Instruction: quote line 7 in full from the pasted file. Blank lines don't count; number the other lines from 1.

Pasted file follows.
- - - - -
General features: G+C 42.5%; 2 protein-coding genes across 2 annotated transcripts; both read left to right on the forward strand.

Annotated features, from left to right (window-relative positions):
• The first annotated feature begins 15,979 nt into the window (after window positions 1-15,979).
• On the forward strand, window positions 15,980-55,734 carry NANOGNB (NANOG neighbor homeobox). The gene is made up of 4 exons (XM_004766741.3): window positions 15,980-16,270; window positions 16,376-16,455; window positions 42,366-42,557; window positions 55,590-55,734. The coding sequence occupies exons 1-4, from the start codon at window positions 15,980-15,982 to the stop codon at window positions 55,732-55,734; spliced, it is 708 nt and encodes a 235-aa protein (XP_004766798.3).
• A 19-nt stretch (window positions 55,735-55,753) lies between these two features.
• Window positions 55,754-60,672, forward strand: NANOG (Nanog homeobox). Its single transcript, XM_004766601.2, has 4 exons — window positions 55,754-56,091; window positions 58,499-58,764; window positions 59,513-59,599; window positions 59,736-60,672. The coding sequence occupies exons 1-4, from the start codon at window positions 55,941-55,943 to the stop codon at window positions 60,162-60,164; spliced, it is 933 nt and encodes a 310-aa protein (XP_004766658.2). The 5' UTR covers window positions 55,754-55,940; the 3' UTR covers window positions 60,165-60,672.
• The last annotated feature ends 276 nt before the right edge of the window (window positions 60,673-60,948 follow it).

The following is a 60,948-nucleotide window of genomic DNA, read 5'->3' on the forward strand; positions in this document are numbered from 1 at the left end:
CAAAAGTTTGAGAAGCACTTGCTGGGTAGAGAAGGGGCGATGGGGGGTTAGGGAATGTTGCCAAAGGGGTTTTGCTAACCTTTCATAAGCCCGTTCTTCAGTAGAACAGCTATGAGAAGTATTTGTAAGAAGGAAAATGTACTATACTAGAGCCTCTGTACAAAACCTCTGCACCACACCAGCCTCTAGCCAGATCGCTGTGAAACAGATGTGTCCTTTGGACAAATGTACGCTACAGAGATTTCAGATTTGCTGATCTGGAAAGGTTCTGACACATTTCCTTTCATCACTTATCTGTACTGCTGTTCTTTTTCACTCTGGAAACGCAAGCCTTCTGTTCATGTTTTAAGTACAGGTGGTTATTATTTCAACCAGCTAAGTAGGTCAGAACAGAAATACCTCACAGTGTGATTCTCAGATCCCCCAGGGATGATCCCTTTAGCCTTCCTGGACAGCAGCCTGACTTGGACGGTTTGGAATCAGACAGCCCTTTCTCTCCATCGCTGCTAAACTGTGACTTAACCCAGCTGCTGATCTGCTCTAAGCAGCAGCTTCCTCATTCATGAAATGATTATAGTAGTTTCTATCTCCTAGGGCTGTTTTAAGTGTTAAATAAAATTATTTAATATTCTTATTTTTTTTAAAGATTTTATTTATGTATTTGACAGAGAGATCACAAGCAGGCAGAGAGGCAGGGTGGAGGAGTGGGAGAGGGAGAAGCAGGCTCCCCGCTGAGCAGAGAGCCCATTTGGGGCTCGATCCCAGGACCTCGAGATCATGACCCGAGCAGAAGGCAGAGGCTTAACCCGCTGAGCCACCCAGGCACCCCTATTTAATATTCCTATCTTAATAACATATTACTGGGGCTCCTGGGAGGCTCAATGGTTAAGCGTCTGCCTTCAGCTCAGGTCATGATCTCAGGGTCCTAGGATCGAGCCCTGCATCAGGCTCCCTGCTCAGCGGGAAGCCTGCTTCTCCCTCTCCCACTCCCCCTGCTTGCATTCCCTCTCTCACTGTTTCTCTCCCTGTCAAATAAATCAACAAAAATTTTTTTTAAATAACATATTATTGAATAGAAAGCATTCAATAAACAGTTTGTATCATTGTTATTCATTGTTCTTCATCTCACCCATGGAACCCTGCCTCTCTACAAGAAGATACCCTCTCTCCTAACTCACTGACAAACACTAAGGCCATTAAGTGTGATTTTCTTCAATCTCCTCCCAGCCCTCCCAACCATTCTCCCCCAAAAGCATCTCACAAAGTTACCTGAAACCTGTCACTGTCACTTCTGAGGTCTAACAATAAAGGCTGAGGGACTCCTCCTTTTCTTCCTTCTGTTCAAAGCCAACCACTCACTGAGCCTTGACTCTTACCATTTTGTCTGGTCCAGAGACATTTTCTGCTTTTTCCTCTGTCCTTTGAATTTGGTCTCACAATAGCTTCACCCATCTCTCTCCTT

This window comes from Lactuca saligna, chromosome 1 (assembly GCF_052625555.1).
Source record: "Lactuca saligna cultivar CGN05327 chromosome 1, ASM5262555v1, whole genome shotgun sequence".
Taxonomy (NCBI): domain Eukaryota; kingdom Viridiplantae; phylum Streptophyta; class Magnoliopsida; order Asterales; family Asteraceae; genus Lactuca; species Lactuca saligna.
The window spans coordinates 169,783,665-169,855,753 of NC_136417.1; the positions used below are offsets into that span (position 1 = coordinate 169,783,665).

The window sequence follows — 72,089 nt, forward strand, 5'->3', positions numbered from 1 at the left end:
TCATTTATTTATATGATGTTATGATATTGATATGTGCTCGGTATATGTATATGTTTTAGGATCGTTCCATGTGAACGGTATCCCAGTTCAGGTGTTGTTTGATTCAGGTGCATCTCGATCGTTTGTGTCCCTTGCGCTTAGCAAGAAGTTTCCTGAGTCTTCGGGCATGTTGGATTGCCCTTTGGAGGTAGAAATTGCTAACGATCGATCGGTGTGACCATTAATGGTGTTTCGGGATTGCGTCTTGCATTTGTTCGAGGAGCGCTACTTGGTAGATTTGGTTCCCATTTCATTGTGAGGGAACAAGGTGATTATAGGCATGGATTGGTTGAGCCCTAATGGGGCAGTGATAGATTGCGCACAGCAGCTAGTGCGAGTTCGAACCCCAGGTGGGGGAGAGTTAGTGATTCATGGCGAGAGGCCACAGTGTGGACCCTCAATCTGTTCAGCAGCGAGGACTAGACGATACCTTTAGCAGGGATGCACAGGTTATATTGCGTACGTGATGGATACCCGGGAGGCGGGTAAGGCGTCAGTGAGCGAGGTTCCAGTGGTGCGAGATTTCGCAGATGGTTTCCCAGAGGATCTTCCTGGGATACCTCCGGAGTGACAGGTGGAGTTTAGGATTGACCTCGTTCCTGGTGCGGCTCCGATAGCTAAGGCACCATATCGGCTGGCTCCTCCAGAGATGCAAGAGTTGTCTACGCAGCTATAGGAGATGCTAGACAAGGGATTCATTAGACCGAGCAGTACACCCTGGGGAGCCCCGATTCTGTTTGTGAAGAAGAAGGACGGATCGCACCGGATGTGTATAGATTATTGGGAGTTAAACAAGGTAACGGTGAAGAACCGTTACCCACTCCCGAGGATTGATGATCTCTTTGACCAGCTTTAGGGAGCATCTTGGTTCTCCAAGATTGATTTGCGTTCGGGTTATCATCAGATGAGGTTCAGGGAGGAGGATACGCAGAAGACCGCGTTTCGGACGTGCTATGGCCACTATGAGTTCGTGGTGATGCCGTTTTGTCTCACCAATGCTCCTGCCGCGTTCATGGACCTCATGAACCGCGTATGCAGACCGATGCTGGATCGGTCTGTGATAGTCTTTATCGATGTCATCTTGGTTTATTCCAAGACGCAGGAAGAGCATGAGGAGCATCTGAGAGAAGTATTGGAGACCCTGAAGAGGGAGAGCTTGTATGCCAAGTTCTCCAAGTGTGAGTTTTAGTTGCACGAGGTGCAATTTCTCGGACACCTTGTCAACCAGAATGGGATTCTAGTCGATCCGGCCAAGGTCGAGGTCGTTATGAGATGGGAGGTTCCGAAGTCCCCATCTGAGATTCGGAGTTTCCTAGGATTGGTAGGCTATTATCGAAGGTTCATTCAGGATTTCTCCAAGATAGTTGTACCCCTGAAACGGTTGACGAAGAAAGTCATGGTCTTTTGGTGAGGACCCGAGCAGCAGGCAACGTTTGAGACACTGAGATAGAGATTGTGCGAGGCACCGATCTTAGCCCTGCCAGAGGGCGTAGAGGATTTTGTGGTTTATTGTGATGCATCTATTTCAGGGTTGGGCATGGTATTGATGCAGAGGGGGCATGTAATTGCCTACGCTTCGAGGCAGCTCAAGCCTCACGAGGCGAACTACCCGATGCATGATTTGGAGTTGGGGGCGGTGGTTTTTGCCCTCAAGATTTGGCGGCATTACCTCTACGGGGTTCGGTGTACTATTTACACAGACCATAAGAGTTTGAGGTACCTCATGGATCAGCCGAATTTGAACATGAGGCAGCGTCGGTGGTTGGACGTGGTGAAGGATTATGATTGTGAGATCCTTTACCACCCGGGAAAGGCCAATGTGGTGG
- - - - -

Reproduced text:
• The last annotated feature ends 276 nt before the right edge of the window (window positions 60,673-60,948 follow it).